Structure of MEMT

Extract from MEMT Introduction on MEMT CD-ROM (Irma Taavitsainen, Päivi Pahta and Martti Mäkinen)

MEMT contains about half a million words of running text of edited medical treatises and early printed books from different traditions of writing. We have aimed at as comprehensive a presentation of the underlying reality as possible. The top level of writings is represented by theoretical treatises transmitting specialized knowledge through learned surgical and anatomical texts. At the other end, we have simple recipes for practical use and medical sections of miscellaneous collections of household literature. The time limits of MEMT have been selected for compatibility with the research tools of Middle English (see below). The length of texts in the corpus varies. Short texts are primarily included in toto, but for copyright reasons many longer texts are represented by extracts.

MEMT traditions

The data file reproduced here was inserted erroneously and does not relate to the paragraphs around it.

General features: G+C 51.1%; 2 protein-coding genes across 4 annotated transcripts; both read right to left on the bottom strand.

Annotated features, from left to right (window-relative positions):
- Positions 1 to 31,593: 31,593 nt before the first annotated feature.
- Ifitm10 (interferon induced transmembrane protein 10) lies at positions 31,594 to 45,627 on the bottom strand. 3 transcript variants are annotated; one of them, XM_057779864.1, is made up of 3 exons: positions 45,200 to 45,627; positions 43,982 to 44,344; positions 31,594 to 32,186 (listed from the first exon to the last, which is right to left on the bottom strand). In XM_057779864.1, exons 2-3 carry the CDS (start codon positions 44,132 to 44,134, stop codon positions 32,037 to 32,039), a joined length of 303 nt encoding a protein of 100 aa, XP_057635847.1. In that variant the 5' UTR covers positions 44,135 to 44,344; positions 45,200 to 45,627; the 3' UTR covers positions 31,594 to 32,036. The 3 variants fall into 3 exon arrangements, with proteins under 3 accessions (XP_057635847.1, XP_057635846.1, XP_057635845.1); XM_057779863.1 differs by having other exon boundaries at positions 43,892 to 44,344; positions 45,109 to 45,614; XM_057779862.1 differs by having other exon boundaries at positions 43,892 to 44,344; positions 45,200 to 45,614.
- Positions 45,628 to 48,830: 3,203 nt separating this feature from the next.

The structure of the corpus is depicted by a corpus tree with its main branches according to the traditions of writing. The branch headings are in accordance with the generally accepted division, but with individual texts the affiliations are often problematic and our placings should be taken as indicative. In several cases inherent features of medieval texts, such as generic overlaps, shared sources and intertextuality, make groupings difficult and often the categories do not apply to all parts of the same text, e.g. the versatile nature of remedybooks shows in the overlaps of texts included in MEMT, and generic mixtures and blends are typical. The justification of our classification is what best suits the text extracts chosen for the corpus, even if the full text includes components that show an affiliation with another branch. In these cases our decisions have been made according to the background literature and our own knowledge of the texts. For example, the Compendium medicinae by Gilbertus Anglicus stems from learned writing but is a problematic text containing both theoretical sections and recipes; in MEMT one part of it is grouped with remedybooks according to the content of the extract, and another part is given with specialized texts for the same reason. Verse texts are recorded as a separate group and range from encyclopaedic presentations to practical advice and recipes. We have also included an Appendix of multilingual texts from about fifty years before the vernacularization processes started on a larger scale. The catalogue of texts gives essential details about the texts; users of MEMT are referred to further literature for more information. The MEMT Presenter allows other groupings as well, and scholars can access MEMT texts with other software if they so wish.